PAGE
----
I am certainly not an expert in biomedical industries of either country but I doubt the U.S. lacks the technology or capital to develop testing kits. One of the crucial differences between Korea and the U.S. was the government’s attitude. President Trump dismissed the potential severity of the virus when it first emerged as a global health threat while consistently labeling it the “Chinese Virus.” President Trump had also poorly reorganized the National Security Council (NSC) so that it was not fit to react to pandemics like COVID-19. The Obama administration had done the same but restored the original NSC structure after going through the Ebola crisis in 2014. In addition, the Trump administration was recently found to have told the federal agency to classify COVID-19 deliberations, keeping crucial information like the scope of infection and quarantine restrictions from the public. While Korea learned from MERS in 2015, it seems as if the U.S. did not learn much from Ebola in 2014. 

I am not saying the U.S. should implement such a strict enforcement on self-quarantine and social distancing without much consideration. Americans could certainly react differently than Koreans if they were legally obligated to not leave their homes and local government agents kept track of them constantly. However, given the recent trend of ever-increasing cases, some form of mandatory social distancing does not sound too egregious. The disease is not successfully being contained, especially in Michigan where the cases only continue to rise. Maybe the society as a whole should consider a hard-hitting method like that of Korea to possibly bring the curve down.

 

From the Daily: Winter rush, a step in the right direction

By The Michigan Daily Editorial Board on March 29, 2018

 

The University of Michigan recently announced that it would transition to winter rush for social Greek organizations, starting in the 2019-2020 academic year as part of a plan to improve the first-year experience. The new plan requires students to have completed at least 12 resident credit-hours and to be in good behavioral and academic standing before they can participate in the rush process. The change will affect about 2,000 students annually according to an email sent by E. Royster Harper, vice president for Student Life on March 21st.

The change comes following a two-month self-imposed ban on social activities by the Interfraternity Council after reports of hazing, drug and alcohol abuse, as well as allegations of sexual misconduct. The Zeta Beta Tau fraternity’s national organization also revoked its chapter at the University for violating multiple policies and endangering its members. We believe this policy change is a step in the right direction toward creating a Greek life system that exists to improve the university experience of students, especially freshmen, instead of detracting from it.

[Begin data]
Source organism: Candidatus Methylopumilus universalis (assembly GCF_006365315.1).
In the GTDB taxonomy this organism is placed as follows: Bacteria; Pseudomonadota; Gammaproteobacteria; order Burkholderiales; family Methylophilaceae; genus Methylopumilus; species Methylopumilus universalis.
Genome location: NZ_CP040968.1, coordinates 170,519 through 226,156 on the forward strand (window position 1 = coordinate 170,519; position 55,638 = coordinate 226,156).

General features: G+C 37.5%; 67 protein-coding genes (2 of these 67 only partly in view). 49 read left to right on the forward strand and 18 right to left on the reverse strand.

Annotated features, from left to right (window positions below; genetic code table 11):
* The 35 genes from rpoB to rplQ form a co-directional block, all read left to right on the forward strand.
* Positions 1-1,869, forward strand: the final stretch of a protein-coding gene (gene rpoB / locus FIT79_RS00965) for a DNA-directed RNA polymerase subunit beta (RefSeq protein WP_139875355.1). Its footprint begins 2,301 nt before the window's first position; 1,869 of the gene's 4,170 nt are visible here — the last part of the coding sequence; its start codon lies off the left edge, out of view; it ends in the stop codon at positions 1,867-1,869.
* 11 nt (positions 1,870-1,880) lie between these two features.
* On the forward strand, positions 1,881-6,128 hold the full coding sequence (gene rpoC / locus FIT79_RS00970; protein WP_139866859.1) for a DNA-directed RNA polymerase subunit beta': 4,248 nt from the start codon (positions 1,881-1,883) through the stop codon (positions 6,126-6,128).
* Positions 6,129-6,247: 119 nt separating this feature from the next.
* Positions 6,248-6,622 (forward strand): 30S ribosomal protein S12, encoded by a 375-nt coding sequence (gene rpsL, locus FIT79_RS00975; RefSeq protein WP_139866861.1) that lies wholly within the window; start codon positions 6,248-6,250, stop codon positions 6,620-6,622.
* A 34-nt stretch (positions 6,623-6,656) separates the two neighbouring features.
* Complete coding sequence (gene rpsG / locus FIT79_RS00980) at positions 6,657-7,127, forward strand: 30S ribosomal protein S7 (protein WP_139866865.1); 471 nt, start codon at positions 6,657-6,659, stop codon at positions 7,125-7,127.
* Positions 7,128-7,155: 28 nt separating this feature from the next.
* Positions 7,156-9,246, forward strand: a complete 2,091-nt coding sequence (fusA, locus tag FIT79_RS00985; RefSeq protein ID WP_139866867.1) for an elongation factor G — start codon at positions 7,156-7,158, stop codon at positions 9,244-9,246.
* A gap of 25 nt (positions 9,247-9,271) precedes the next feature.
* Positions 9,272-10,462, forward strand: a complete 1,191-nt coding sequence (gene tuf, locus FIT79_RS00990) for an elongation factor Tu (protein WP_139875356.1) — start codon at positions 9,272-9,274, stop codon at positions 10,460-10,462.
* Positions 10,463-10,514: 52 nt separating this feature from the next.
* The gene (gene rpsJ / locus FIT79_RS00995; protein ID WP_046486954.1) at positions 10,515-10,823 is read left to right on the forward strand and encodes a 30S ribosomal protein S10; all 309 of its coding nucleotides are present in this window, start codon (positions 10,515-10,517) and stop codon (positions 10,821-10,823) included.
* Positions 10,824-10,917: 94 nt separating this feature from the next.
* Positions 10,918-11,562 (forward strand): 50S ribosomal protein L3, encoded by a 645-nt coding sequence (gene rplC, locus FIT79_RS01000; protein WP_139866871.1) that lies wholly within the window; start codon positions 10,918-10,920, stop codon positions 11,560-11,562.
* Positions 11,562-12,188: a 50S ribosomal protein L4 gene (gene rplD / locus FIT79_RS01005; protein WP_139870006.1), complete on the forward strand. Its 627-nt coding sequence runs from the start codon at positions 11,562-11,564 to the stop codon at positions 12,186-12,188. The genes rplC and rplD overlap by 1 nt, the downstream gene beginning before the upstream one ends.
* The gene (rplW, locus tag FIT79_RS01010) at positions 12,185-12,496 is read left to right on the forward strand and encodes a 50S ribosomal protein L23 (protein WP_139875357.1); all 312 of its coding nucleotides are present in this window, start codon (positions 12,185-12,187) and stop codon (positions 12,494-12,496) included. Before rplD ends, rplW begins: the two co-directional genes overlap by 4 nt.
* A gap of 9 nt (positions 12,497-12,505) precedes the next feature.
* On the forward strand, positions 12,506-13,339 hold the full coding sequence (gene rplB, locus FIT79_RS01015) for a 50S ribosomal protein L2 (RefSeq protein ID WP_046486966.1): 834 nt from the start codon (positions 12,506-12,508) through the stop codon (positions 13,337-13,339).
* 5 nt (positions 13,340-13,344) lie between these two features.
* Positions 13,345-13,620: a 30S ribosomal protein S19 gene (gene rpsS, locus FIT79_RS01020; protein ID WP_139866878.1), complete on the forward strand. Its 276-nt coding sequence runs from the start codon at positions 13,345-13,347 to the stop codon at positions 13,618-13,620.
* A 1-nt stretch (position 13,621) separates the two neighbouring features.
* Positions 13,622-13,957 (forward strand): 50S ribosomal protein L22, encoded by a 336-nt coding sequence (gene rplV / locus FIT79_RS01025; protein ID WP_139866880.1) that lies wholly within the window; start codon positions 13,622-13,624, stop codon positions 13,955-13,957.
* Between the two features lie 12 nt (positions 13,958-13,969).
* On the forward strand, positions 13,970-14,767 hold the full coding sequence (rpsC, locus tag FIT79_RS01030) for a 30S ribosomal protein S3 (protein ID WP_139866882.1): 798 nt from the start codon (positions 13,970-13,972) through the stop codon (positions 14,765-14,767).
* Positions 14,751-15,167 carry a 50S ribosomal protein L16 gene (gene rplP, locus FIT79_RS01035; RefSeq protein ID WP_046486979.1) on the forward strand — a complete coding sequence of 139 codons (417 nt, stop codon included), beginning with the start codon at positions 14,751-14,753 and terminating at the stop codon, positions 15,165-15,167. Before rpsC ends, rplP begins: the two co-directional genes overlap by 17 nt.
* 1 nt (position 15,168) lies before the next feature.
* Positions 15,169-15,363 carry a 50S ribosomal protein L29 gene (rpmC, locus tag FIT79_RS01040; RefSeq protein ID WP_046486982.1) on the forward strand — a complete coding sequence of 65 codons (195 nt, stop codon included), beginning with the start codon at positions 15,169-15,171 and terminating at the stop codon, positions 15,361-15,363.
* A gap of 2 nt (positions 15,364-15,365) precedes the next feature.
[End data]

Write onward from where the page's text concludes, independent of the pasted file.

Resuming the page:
The decision by the University will be most beneficial to the new freshmen class and allow its members more opportunities to become better acclimated to their campus community. Being a new freshman can be daunting, and the question of whether or not to join social Greek life in the first semester adds to the pressure. When freshmen arrive at college, their first friends are often those who live in the same residence halls as them. As the semester continues, students find themselves branching out and making new friends through their classes and student organizations. This allows freshmen to try various activities and find what they like best.

Fraternities and sororities often sell the experience to freshmen by promising an immediate new group of friends and a great social life. Greek life, however, is an aspect of campus life that requires a large time commitment and could cause new students to insulate themselves within their fraternity or sorority. With this change, students will have more time and energy to put towards the equally important academic transition from high school to college. This will also allow freshmen more time to find out how they want to spend their time on campus without first requiring them to commit to a time-consuming rush and pledge process.

Additionally, the new winter rush process helps new students become acclimated to the drinking culture on campus. As most students are aware, the social atmosphere in college is usually vastly different from high school. The expectations, the amount of alcohol and other drugs available and the number of people with whom students can engage in these activities drastically increases during Welcome Week. Nowhere is this more pronounced than in fraternities, who host the majority of Welcome Week events and provide alcohol for thousands of students every weekend.

There are obvious dangers associated with this newfound easy access to alcohol and other substances, as evidenced by more than 30 hospital transports during the weekend of the Michigan State game and seven during Halloween weekend. With winter rush, students will still go out and experience college life, but will be able to make better decisions about the drinking culture that comes with it, as they would have had time to acclimate in the fall.

There are, however, some concerns about the new policy. Suspending fall rush for fraternities may also simply lead to an informal rushing process that may exclude some freshmen who do not have the right connections. This “underground rush” would also be completely unregulated by the University, though one could possibly argue that currently the University has very little oversight regardless.

Lastly, this decision also could unfairly affect multicultural fraternities who provide a unique space for the members of their respective communities. When minority students arrive at the University’s predominantly white campus, multicultural Greek life can offer a support system that the transition to winter rush could threaten to delay.

Overall, however, the change to a winter rush process is a strong step by the University to improve the first-year experience and limit the insularity of Greek life on campus. Freshmen will have an opportunity to explore their interests and make better-informed decisions about their social life and future involvement in student organizations. And, in the face of recent controversies surrounding Greek life both on campus and nationally, lifting some of the pressure to join the Greek community freshmen often face could have long-lasting benefits.